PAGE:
Some of the features that characterize the markets of the new economy are dynamic and disruptive competition, the fact that product differentiation is fundamental and consolidation and market power are important. In this context, “the new economy requires a more vigorous, stringent and precise improvement and application of competition”.
With regard to regulation, Fiona Scott Morton noted that the new economy needs significant progress in this area and calls for stronger consumer protection. In this respect, she stressed that there are more opportunities for consumers to make mistakes, to have difficulties in understanding companies’ financial offer, and to evaluate digital advertising or make complaints.
“It should be understood that the application of competition law is not anti-technological”
In view of this problem, the economic agents and courts must take a step forward, in order to keep up with all these economic changes, and to be able to condemn certain behaviour and adopt new theories of harm, but they have not yet done so. What solution exists for this situation? Fiona Scott Morton assured that “new models and evidence provided by economists are needed, the agencies must take risks, the courts must internalize the fact that the models respond to a different economic reality, and that in general, it needs to be understood that the application of competition law is not anti-technological”.
In the final part of the lecture, the speaker analysed some examples of large companies and technology platforms, and monopolistic and anti-competitive practices that have been carried out in recent years, such as Amazon, App Stores or Google Search. She ended up praising the role that the economy can play (“it is a great tool!”), for all the players involved, but “it must be used with clarity and discipline, based on empirical evidence and cross-cutting work”. However, she ended up making a suggestion: “Don’t let the progress of empirical methods define the importance of a given topic”.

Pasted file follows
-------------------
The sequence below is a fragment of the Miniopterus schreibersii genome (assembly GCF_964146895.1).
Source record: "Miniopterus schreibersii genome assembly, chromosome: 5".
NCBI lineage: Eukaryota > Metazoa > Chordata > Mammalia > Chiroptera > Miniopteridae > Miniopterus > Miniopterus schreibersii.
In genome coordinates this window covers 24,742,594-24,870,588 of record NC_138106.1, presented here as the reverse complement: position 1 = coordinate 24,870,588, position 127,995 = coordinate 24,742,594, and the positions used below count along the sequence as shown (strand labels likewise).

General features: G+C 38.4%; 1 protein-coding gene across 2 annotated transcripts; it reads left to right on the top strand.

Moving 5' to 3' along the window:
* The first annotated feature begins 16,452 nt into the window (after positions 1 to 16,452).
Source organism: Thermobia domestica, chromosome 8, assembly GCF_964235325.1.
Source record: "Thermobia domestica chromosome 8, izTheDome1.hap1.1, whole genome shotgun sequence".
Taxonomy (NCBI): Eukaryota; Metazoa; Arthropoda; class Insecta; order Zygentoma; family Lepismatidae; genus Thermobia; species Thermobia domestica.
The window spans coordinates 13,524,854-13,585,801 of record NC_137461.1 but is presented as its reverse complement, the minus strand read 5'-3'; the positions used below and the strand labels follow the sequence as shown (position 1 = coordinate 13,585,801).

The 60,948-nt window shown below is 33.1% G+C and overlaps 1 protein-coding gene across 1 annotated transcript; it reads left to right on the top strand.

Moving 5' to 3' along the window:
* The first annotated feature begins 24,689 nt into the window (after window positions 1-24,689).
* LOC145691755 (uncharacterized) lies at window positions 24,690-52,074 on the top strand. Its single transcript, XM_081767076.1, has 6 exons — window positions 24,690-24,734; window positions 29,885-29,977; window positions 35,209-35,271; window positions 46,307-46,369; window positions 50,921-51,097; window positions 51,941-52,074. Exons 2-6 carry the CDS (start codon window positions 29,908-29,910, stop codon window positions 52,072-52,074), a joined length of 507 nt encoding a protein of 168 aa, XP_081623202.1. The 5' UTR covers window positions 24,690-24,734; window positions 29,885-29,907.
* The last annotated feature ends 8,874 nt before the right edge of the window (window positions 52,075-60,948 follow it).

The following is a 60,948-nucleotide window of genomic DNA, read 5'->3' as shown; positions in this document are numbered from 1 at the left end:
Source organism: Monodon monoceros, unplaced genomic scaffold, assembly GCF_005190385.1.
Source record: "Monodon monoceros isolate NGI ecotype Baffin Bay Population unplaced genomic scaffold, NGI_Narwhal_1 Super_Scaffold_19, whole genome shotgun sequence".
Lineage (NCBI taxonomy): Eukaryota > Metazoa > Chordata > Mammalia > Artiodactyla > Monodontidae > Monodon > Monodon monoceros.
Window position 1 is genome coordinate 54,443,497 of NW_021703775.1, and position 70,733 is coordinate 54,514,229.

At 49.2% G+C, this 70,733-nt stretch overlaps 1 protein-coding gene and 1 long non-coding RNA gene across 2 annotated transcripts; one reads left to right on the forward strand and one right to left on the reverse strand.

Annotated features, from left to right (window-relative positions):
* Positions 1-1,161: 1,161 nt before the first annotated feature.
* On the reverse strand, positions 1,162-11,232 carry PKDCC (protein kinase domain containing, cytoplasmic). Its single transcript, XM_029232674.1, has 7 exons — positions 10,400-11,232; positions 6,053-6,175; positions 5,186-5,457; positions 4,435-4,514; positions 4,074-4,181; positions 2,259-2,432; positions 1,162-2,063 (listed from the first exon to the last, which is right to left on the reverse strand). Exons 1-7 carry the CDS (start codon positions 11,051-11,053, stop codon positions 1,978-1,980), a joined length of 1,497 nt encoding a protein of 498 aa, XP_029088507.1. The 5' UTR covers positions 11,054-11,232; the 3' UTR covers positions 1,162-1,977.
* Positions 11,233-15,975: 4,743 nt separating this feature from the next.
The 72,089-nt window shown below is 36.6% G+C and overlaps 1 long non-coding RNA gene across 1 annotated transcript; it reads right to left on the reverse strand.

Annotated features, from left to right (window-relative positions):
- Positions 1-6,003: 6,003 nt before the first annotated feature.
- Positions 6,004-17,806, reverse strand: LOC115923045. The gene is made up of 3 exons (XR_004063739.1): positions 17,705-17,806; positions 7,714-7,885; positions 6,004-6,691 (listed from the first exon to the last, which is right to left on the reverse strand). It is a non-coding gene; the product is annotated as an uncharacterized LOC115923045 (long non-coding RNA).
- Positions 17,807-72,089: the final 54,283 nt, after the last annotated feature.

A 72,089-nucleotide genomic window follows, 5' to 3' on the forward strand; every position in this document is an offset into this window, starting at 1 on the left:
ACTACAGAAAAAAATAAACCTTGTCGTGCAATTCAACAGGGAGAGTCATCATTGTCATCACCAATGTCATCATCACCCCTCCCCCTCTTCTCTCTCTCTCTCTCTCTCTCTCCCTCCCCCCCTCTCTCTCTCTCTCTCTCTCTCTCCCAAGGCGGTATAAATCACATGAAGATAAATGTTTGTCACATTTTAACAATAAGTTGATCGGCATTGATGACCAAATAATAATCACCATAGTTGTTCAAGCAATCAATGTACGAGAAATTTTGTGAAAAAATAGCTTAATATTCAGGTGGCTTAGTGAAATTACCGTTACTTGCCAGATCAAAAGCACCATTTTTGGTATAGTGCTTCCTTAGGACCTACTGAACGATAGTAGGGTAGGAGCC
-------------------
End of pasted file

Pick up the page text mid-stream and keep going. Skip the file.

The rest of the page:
At the end of the lecture, and after a round of questions by the audience, Oriol Amat delivered the closing speech of the event. The rector explained that this 2022-2023 academic year there are 761 new students in the field of Economics and Business, including undergraduate, master’s and doctoral studies, and that on an international scale, UPF is highly recognized in this field, as evidenced by its prominent position in three of the most prestigious world rankings: Times Higher Education (position 85), Shanghai (position 40) and QS (position 24).
The rector, after recalling that besides being a research-intensive university, UPF also gives importance to teaching, as demonstrated by the new common educational framework EDvolution, he declared the 2022-2023 academic year of the UPF Faculty of Economics and Business officially inaugurated.
A trajectory marked by quality teaching and research, accompanied by transfer
Fiona Scott Morton, a graduate in Economics from Yale (1989) and a doctor in this discipline from the MIT (1994) is a Theodore Nierenberg professor of Economics at the Yale School of Management. A member of the faculty since 1999, she was its dean from 2007 to 2010, and won the award for quality teaching at the centre twice. She founded and directed the Thurman Arnold Project at Yale, a means of offering more antitrust programmes and policy projects to students at this university.
Her area of academic research is industrial organization, with a focus on empirical studies of competition. In her academic work, she has championed the role of the US government in ensuring healthy competition in healthcare markets and the technology industry.
Between 2011 and 2012, professor Scott Morton served as assistant attorney general for Economic Analysis (chief economist) with the Antitrust Division of the United States Department of Justice, where she helped enforce the country’s antitrust laws.
An expert in digital market regulation, she coordinated part of the report on which the “Digital Markets Act (DMA)” is based, the European Commission’s proposed Law to complement antitrust intervention in digital markets in the EU, with a regulation in the form of a set of obligations targeting platforms.